Anyway, since Big Mates’ prang I’m taking extra care on my bike now, and I’d heartily recommend other motorcyclists around town do the same.  Not because accidents are painful, expensive, embarrassing, and generally bad for you, but because the last thing you want to see after your crash, is a couple of Staggering Vultures hovering over you cracking jokes, while the rest of them scavenge bits off your fallen bike.

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Filed under Columns, KLE 500, Writing

Agnes Waters / 1770 Dreaming

You know, I’ve been thinking lately…

On Saturday, the Littlest Princess and I drove down to Agnes / 1770.  Great day; beach, sun, fun, dolphins playing, laughing and yakking with the Littlest Princess, and me sneezing my head off… ok, the sneezing bit wasn’t too great, but the rest of the day was pretty good 🙂

I saw a wide range of folk on the sand. Backpackers, tourists, rich, poor, surfers, caravanners, day trippers, etc. All of them stripped to the bare minimum of clothing, and all having fun… even the bloke sneezing his brains out 😕

As humans, we need so little to have fun. To be able to share, talk, touch, walk, think, sing, and sit. I saw old beach shacks which you couldn’t give away when I was a kid, now you couldn’t afford them, (or the yearly rates $5000 plus!!!), and I remembered visiting folk who lived in them. 

They had kero fridges, an old radio propped up in the corner near an open window to get scratchy reception, wood stoves, a bed each, and a comfy chair to read in, or, have a long nanna or poppy sleep in each afternoon.

Mornings were spent doing chores, afternoons were for resting, then evenings were for long strolls along the beach, catching up with the neighbours, then playing some board or card games before bed. Papers were delivered weekly, if you were lucky, and time was measured by seasons, not 15 minute increments.

Food was grown, caught, or bartered. Water was delivered from your own water tank, and the lawn was mowed by a goat. Chooks provided eggs, and the odd roast. You fished, crabbed, prawned, swam, read, cycled, hiked, or explored in your spare time.

Money was something you had a little of just for emergencies, but didn’t rely on. Instead, you had neighbours, friends and family who helped you, and you happily helped them.

Many of them didn’t own a car, they relied on sharing a ride into Bundy or Gladstone. But most of them owned boats. Row boats. Didn’t need to go too far, so you rowed, and thought, or hummed a tune to help keep time.

Kids were involved with everything you did, working, playing, talking. Life was pretty simple. A lot of those old places are for sale, or boarded up now, awaiting demolition for the newer, improved, concrete, steel and glass dwellings that are being built. Few water tanks, no kero fridges.

How far have we come?

I think I’m starting to go all Zen here, but when I got home I walked inside, and thought, ‘Geez we’ve got too much stuff here!’ Which immediately put me in a bad mood 😯  I immediately calmed down, then thought, ‘Ok, you have to start somewhere, start with yourself.’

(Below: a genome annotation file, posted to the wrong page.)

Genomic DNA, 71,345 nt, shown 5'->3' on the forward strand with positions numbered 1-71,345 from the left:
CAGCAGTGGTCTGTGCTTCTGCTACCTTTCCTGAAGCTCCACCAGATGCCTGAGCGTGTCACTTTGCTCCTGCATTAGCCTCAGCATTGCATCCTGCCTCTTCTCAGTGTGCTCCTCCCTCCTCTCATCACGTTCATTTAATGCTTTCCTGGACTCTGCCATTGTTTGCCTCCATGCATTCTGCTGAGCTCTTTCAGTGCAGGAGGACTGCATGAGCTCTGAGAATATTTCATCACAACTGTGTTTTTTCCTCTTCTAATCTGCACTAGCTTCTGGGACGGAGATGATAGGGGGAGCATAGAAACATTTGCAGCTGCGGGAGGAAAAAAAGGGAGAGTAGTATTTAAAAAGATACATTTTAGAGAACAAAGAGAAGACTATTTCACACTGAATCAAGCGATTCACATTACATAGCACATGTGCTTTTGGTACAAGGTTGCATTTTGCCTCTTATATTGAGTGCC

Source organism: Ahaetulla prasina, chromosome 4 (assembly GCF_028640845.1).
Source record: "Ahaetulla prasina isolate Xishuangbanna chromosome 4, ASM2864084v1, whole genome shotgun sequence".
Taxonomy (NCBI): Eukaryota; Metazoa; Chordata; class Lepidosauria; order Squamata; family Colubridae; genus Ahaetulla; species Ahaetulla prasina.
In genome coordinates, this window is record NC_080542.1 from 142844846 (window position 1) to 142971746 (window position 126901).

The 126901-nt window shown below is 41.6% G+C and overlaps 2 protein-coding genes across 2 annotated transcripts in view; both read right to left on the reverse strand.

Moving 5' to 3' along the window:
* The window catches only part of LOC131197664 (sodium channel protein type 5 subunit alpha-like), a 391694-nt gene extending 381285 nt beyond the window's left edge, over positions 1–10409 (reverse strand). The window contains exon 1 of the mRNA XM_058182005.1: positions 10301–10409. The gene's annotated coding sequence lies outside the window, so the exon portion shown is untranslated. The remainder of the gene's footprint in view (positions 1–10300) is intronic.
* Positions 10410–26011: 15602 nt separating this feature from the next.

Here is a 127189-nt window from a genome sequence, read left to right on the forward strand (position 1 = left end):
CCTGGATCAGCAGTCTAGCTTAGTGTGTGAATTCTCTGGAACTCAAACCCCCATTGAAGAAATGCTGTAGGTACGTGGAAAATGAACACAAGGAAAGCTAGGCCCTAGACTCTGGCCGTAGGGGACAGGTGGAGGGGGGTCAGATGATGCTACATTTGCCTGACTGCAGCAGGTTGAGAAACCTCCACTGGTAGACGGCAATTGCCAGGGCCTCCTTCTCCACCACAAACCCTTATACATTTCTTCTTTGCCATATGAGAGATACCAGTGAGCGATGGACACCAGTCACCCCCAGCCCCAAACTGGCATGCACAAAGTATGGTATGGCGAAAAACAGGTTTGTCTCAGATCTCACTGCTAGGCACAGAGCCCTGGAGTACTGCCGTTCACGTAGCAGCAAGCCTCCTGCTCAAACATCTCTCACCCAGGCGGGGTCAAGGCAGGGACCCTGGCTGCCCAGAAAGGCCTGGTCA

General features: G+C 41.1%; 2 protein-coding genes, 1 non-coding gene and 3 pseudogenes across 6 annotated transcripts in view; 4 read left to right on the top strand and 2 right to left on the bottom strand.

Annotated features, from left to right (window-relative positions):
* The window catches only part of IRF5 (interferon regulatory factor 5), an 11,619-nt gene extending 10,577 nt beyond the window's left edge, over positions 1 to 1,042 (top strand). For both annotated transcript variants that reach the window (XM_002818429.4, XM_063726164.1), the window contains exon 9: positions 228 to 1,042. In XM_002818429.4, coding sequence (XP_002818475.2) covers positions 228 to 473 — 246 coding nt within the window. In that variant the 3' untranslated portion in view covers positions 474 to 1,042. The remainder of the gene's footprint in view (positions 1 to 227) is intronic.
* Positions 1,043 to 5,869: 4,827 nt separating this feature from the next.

A garden starts with 1 plant. Diets start with 1 food choice. Fitness starts with 1 walk. Friendships start with 1 conversation. All these things start with 1 decision, the next one you make, then the one after that…. yeah, I’m definitely going all Zen now!

Man, I loooove visiting 1770 😆  It’s good for the soul.  And the best part of my day?  As we drove off the headland aiming for the road back to the highway, the Littlest Princess said, “I like it here Daddy, can we come back and stay a bit longer?”  

Another convert. 

If I hadn’t already had tears in my eyes from the non-stop sneezing…

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Emerald, Capalaba Trip

Last week I bumped into an old mate and he asked, “What are you up to?” 

My standard reply to that question is to look panicky and say, “Nothing!  Why? What have you heard?”

We had a laugh, then he said, “I’ve got a couple of jobs out Emerald way, want to come for a drive and stay overnight?” 

An hour later we were on the road.  But before we left town, we bumped into a couple of young ladies decorating a workmates car; in revenge for some drinks spilled down a dress during a workday race meeting!  

As we drove further west I was struck by how everything was so green!  The creeks were running!  There was water in the ponds, and they teemed with bird life!  In short, the scenery was absolutely magnificent, and all thanks to an unexpected, and exceedingly large amount of rain which has inundated the entire Qld coast this year.

September 07

2010 - a marked difference!

It was all anyone we met could talk about.  One old timer had been out there for over 60 years and never seen the place so lush.  He spoke of digging post holes, and still seeing water at 1.8 metres down!  He couldn’t keep the smile off his face.

The Fairbairn Dam the last time we visited in 2007, was a mud hole.  A sight so depressing that we took a few snaps then got the hell out of there.  Last week we stood above the spillway watching water flowing over the barrage, on its’ way to Rockhampton, and the sight was uplifting.  Neither of us could stop smiling!